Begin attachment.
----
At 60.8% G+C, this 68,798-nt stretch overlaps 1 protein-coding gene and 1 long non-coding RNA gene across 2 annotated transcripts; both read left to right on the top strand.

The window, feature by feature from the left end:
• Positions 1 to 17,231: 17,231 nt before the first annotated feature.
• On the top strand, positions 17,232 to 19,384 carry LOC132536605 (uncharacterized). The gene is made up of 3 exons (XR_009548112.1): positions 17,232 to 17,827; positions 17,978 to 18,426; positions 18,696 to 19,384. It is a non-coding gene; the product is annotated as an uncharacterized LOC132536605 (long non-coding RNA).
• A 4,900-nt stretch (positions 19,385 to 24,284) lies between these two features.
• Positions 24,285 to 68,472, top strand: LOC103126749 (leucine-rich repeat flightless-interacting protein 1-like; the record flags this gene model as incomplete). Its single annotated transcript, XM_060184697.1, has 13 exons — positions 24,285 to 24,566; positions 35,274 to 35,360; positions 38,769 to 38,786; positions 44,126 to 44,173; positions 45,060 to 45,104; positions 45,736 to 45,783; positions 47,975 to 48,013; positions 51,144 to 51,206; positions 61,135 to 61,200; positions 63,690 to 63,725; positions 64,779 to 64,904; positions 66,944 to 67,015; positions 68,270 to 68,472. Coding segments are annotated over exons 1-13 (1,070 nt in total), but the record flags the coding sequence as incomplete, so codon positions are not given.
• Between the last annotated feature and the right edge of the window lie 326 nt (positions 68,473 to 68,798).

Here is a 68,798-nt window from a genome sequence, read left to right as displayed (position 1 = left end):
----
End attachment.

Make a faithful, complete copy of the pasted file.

At 60.8% G+C, this 68,798-nt stretch overlaps 1 protein-coding gene and 1 long non-coding RNA gene across 2 annotated transcripts; both read left to right on the top strand.

The window, feature by feature from the left end:
• Positions 1 to 17,231: 17,231 nt before the first annotated feature.
• On the top strand, positions 17,232 to 19,384 carry LOC132536605 (uncharacterized). The gene is made up of 3 exons (XR_009548112.1): positions 17,232 to 17,827; positions 17,978 to 18,426; positions 18,696 to 19,384. It is a non-coding gene; the product is annotated as an uncharacterized LOC132536605 (long non-coding RNA).
• A 4,900-nt stretch (positions 19,385 to 24,284) lies between these two features.
• Positions 24,285 to 68,472, top strand: LOC103126749 (leucine-rich repeat flightless-interacting protein 1-like; the record flags this gene model as incomplete). Its single annotated transcript, XM_060184697.1, has 13 exons — positions 24,285 to 24,566; positions 35,274 to 35,360; positions 38,769 to 38,786; positions 44,126 to 44,173; positions 45,060 to 45,104; positions 45,736 to 45,783; positions 47,975 to 48,013; positions 51,144 to 51,206; positions 61,135 to 61,200; positions 63,690 to 63,725; positions 64,779 to 64,904; positions 66,944 to 67,015; positions 68,270 to 68,472. Coding segments are annotated over exons 1-13 (1,070 nt in total), but the record flags the coding sequence as incomplete, so codon positions are not given.
• Between the last annotated feature and the right edge of the window lie 326 nt (positions 68,473 to 68,798).

Here is a 68,798-nt window from a genome sequence, read left to right as displayed (position 1 = left end):